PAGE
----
One of the things I’ve come to appreciate most about Tulsa is its rich architectural history. The city has some really fabulous buildings, many of which were built by wealthy oil tycoons in the first half of the 20th Century when Tulsa earned its reputation as “Oil Capital of the World”. The discovery of oil turned many speculators into millionaires overnight, who then set out to create a downtown that reflected the prosperity of the times.
Some of Tulsa’s first buildings were inspired by the Gothic Revival style that was popular in places like New York and Chicago. During the Roaring Twenties, Tulsans embraced a new flavor of architecture characterized by lavish decoration and futuristic shapes. This modern style, later coined Art Deco, originated in Paris and drew upon an eclectic array of sources for inspiration, including African and Aztec art, King Tut’s tomb, the Machine Age, and principles of aerodynamics. Today Tulsa boasts one of the largest and most well-preserved Art Deco collections in the United States.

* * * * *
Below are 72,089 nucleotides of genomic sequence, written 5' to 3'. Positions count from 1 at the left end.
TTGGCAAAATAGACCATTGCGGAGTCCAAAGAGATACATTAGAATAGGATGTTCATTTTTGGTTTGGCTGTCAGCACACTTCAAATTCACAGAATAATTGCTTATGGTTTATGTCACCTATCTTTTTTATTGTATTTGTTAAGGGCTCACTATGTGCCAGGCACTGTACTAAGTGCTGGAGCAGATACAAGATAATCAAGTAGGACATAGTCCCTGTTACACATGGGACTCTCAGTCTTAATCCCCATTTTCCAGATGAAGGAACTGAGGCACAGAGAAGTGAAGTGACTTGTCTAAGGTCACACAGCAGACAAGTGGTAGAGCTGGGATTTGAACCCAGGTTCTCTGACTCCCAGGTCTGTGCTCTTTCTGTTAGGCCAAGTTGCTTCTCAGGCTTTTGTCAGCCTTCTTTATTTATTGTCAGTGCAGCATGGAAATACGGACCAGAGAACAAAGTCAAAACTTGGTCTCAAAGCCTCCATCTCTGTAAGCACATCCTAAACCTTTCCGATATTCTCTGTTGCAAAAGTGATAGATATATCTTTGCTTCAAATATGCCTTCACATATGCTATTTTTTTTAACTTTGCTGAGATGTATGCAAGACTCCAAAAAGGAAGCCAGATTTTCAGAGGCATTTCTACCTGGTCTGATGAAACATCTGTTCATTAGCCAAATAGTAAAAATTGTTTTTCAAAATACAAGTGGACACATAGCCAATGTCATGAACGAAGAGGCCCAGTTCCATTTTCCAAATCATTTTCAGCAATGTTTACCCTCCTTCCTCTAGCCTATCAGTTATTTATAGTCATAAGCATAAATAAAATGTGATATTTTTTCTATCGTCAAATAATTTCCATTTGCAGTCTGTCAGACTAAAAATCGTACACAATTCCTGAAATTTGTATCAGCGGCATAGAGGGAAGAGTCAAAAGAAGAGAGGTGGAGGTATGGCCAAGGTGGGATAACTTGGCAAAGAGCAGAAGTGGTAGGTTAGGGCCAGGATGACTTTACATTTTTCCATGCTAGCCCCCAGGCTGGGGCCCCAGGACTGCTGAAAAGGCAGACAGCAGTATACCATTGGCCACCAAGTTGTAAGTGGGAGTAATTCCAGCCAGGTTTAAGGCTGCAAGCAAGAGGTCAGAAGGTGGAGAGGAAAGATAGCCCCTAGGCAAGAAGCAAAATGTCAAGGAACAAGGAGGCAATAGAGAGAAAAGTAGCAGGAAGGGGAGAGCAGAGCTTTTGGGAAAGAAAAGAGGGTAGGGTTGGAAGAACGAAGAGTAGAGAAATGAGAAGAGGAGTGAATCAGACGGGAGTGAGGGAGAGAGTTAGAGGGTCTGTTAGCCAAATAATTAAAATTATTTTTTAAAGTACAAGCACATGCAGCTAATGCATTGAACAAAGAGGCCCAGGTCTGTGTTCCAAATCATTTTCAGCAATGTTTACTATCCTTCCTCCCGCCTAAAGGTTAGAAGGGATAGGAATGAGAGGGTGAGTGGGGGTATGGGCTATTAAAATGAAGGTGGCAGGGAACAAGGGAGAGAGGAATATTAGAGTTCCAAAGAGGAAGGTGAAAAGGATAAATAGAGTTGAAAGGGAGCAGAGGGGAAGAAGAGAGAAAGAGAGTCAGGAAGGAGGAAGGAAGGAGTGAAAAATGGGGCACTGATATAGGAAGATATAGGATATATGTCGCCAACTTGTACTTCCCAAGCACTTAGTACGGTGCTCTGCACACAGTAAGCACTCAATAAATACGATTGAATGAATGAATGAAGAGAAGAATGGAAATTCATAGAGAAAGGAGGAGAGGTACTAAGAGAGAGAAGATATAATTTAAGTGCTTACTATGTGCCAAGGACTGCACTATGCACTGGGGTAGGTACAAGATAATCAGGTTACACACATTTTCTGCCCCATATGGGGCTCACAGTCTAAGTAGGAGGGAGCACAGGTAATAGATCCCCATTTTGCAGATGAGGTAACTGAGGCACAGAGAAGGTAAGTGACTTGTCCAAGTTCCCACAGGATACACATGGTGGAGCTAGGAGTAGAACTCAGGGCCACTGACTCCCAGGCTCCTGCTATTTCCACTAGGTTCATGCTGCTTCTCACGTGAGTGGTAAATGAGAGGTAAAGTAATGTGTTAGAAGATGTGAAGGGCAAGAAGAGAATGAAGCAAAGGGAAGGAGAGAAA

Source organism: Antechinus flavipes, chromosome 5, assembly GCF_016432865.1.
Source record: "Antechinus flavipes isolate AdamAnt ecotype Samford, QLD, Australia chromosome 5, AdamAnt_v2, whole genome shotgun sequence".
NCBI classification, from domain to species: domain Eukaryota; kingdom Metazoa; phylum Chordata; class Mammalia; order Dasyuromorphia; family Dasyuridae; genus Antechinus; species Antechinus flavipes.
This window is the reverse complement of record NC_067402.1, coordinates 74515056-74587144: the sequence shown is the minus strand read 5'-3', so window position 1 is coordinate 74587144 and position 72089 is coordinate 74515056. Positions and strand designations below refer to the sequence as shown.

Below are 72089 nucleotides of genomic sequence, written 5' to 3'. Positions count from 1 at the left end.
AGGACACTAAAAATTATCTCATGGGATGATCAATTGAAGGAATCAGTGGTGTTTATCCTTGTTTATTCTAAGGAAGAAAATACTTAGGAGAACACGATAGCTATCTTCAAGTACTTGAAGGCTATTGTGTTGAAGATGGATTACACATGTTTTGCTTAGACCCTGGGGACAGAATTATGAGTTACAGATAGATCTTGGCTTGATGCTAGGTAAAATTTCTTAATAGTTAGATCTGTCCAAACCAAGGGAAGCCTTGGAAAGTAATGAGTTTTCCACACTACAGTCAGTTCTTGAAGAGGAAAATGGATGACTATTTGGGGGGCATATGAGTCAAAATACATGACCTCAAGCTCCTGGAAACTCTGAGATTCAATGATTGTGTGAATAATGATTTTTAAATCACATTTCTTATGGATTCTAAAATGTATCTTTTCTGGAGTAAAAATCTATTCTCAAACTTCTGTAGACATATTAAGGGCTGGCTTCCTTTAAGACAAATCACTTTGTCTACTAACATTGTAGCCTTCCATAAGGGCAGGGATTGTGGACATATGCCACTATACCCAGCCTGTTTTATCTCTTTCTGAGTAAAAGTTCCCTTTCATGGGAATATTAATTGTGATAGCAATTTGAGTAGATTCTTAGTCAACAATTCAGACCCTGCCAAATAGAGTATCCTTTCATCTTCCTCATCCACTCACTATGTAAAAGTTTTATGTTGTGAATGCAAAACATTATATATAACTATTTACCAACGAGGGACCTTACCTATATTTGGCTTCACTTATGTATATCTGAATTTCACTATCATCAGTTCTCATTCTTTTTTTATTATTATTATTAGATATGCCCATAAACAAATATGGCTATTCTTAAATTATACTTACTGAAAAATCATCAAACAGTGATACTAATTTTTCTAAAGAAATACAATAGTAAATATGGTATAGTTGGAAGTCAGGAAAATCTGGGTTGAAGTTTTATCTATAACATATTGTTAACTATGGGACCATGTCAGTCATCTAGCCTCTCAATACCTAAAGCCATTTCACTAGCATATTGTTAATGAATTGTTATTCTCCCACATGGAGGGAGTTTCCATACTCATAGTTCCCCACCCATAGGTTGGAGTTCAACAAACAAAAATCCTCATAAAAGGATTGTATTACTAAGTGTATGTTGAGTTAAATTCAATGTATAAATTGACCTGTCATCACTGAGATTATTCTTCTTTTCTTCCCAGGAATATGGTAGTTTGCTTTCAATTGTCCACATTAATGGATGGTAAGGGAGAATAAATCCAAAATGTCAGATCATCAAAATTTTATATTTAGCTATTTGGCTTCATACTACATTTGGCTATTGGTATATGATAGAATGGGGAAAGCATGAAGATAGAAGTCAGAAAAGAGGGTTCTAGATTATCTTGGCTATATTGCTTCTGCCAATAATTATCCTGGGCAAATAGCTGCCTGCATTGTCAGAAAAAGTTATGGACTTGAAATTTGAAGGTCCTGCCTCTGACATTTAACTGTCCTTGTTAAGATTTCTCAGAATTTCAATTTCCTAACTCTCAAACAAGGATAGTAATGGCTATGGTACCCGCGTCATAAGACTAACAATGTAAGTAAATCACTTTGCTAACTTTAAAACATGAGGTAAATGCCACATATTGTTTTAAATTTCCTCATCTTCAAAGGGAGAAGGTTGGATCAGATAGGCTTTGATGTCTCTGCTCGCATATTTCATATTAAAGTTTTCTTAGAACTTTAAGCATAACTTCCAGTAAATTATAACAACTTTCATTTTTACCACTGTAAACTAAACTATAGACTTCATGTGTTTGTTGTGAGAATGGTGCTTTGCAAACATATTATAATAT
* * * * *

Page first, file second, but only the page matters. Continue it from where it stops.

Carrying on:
I love learning about architecture (it was my major in college, after all) and totally geeked out when I discovered the Tulsa Historical Society offers guided walking tours of downtown. The tour was really interesting; our friendly guide Sue (pictured with me at left), took us inside several historic buildings to look around and take photos. It would be impossible to compile everything I learned into one blog post, but I think it might be fun to highlight the architecture and history behind a few of my favorite buildings in future posts and link them all here. Stay tuned for those! In the meantime, take the downtown walking tour (usually offered at 10 a.m. on the last Friday of the month) if you find yourself in the area. I promise you’ll learn a few riveting factoids, even if you’re not an architecture nerd like me!
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